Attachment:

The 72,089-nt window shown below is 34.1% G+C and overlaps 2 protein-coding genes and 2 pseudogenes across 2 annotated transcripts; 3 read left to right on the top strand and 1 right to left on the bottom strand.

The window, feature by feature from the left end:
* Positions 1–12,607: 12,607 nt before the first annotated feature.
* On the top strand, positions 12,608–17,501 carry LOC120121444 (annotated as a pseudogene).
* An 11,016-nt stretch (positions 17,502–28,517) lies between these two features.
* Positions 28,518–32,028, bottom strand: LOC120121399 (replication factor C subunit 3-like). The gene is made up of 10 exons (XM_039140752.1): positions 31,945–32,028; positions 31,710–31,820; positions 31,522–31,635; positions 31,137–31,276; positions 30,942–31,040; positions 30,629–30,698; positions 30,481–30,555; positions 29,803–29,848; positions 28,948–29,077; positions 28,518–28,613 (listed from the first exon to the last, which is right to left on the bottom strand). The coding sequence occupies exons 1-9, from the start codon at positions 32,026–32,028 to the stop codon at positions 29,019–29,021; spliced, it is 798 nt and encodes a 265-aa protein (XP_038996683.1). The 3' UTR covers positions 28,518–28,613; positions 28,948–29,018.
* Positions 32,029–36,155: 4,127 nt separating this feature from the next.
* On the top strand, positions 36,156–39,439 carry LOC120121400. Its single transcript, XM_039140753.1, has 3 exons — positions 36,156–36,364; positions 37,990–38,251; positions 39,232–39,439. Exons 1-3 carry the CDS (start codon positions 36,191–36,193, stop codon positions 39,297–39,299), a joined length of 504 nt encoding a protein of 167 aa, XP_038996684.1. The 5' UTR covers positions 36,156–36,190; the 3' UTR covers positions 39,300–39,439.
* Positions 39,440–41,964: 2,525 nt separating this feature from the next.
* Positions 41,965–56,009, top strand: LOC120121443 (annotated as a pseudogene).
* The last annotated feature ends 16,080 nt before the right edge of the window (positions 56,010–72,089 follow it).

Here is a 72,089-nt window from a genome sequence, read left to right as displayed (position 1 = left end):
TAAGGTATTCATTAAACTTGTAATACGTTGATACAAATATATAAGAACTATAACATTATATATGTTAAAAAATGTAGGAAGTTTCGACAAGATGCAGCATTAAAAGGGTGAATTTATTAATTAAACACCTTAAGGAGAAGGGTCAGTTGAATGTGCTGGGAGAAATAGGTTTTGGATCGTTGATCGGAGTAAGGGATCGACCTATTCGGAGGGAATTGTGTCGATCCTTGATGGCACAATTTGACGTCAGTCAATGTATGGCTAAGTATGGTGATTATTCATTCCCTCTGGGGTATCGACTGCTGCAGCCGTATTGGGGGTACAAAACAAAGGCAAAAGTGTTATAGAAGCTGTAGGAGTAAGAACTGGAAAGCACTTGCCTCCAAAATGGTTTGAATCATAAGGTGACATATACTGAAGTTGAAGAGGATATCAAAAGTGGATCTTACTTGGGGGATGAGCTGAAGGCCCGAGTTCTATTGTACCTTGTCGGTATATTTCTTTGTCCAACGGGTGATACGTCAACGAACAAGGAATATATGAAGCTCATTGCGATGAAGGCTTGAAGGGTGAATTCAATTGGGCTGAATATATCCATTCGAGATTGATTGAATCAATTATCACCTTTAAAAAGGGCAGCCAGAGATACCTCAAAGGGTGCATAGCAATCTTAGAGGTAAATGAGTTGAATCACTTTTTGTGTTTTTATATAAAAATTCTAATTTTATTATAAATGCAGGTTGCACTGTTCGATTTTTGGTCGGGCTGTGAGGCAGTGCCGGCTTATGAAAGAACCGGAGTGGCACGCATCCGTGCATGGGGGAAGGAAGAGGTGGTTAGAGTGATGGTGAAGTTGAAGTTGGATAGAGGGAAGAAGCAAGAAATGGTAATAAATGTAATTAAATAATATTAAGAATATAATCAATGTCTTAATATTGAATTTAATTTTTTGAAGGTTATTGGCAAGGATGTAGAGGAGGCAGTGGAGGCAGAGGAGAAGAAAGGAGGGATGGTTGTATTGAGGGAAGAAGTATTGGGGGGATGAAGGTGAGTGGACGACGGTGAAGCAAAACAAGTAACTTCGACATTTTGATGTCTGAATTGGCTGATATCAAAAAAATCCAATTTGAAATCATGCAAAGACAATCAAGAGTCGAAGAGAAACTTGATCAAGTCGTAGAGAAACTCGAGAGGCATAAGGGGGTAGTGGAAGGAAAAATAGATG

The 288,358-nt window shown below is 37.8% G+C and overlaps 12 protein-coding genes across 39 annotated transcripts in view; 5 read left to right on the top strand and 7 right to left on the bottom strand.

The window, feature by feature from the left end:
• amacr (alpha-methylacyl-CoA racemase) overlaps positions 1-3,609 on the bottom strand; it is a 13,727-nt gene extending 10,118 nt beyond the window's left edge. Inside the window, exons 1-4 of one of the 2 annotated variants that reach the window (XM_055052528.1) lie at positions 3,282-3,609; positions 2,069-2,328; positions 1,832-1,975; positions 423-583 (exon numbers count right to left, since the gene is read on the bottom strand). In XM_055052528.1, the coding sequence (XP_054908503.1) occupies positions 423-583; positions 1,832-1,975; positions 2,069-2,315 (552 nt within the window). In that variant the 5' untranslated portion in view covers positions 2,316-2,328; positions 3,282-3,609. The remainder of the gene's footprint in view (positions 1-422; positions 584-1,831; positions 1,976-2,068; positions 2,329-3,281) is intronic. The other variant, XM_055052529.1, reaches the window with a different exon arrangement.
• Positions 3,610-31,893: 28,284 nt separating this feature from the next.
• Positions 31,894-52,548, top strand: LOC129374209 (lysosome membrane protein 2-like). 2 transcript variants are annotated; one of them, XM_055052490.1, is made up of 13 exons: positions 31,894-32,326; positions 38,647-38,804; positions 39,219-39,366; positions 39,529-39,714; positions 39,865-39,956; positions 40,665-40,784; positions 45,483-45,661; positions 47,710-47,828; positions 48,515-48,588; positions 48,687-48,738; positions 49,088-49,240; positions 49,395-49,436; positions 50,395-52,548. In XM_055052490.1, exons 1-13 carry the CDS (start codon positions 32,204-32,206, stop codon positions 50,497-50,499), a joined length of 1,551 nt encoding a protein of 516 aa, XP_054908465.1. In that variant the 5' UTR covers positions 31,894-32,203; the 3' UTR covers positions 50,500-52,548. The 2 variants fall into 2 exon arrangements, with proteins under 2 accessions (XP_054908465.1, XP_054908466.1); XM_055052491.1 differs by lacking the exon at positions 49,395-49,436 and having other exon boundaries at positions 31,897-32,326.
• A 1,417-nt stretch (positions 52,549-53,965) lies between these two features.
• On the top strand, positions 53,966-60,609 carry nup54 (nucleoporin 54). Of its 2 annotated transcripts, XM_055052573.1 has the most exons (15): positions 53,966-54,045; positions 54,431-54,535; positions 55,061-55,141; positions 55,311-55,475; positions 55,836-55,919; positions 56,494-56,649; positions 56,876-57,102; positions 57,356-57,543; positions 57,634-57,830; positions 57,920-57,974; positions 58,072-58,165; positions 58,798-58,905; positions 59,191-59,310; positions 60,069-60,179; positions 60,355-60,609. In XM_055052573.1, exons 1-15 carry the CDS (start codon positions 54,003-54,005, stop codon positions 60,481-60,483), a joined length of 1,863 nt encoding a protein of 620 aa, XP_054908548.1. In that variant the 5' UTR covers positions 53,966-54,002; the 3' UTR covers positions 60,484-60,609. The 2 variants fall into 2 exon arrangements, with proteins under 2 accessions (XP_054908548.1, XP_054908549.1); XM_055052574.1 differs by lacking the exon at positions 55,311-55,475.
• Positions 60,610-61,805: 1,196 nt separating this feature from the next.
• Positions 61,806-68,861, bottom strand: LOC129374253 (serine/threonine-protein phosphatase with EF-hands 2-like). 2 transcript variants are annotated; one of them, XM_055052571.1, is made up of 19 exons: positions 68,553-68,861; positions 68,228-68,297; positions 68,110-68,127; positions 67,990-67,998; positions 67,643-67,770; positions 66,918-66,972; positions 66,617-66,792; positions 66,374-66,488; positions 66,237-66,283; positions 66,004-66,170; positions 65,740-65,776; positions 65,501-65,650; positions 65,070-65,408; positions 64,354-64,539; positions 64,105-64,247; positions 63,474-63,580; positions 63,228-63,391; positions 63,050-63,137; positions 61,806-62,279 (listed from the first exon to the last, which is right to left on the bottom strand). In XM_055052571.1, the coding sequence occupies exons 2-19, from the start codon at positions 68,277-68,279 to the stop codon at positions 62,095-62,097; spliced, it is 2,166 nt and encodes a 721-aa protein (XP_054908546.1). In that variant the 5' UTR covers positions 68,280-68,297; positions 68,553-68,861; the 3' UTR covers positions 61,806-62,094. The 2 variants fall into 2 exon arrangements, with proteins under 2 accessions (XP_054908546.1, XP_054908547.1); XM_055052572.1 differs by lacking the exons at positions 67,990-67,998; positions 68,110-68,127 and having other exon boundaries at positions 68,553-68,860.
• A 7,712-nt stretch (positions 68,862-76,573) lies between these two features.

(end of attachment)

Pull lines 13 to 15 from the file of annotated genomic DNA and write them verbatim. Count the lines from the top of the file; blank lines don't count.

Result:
TAAGGTATTCATTAAACTTGTAATACGTTGATACAAATATATAAGAACTATAACATTATATATGTTAAAAAATGTAGGAAGTTTCGACAAGATGCAGCATTAAAAGGGTGAATTTATTAATTAAACACCTTAAGGAGAAGGGTCAGTTGAATGTGCTGGGAGAAATAGGTTTTGGATCGTTGATCGGAGTAAGGGATCGACCTATTCGGAGGGAATTGTGTCGATCCTTGATGGCACAATTTGACGTCAGTCAATGTATGGCTAAGTATGGTGATTATTCATTCCCTCTGGGGTATCGACTGCTGCAGCCGTATTGGGGGTACAAAACAAAGGCAAAAGTGTTATAGAAGCTGTAGGAGTAAGAACTGGAAAGCACTTGCCTCCAAAATGGTTTGAATCATAAGGTGACATATACTGAAGTTGAAGAGGATATCAAAAGTGGATCTTACTTGGGGGATGAGCTGAAGGCCCGAGTTCTATTGTACCTTGTCGGTATATTTCTTTGTCCAACGGGTGATACGTCAACGAACAAGGAATATATGAAGCTCATTGCGATGAAGGCTTGAAGGGTGAATTCAATTGGGCTGAATATATCCATTCGAGATTGATTGAATCAATTATCACCTTTAAAAAGGGCAGCCAGAGATACCTCAAAGGGTGCATAGCAATCTTAGAGGTAAATGAGTTGAATCACTTTTTGTGTTTTTATATAAAAATTCTAATTTTATTATAAATGCAGGTTGCACTGTTCGATTTTTGGTCGGGCTGTGAGGCAGTGCCGGCTTATGAAAGAACCGGAGTGGCACGCATCCGTGCATGGGGGAAGGAAGAGGTGGTTAGAGTGATGGTGAAGTTGAAGTTGGATAGAGGGAAGAAGCAAGAAATGGTAATAAATGTAATTAAATAATATTAAGAATATAATCAATGTCTTAATATTGAATTTAATTTTTTGAAGGTTATTGGCAAGGATGTAGAGGAGGCAGTGGAGGCAGAGGAGAAGAAAGGAGGGATGGTTGTATTGAGGGAAGAAGTATTGGGGGGATGAAGGTGAGTGGACGACGGTGAAGCAAAACAAGTAACTTCGACATTTTGATGTCTGAATTGGCTGATATCAAAAAAATCCAATTTGAAATCATGCAAAGACAATCAAGAGTCGAAGAGAAACTTGATCAAGTCGTAGAGAAACTCGAGAGGCATAAGGGGGTAGTGGAAGGAAAAATAGATG

The 288,358-nt window shown below is 37.8% G+C and overlaps 12 protein-coding genes across 39 annotated transcripts in view; 5 read left to right on the top strand and 7 right to left on the bottom strand.

The window, feature by feature from the left end: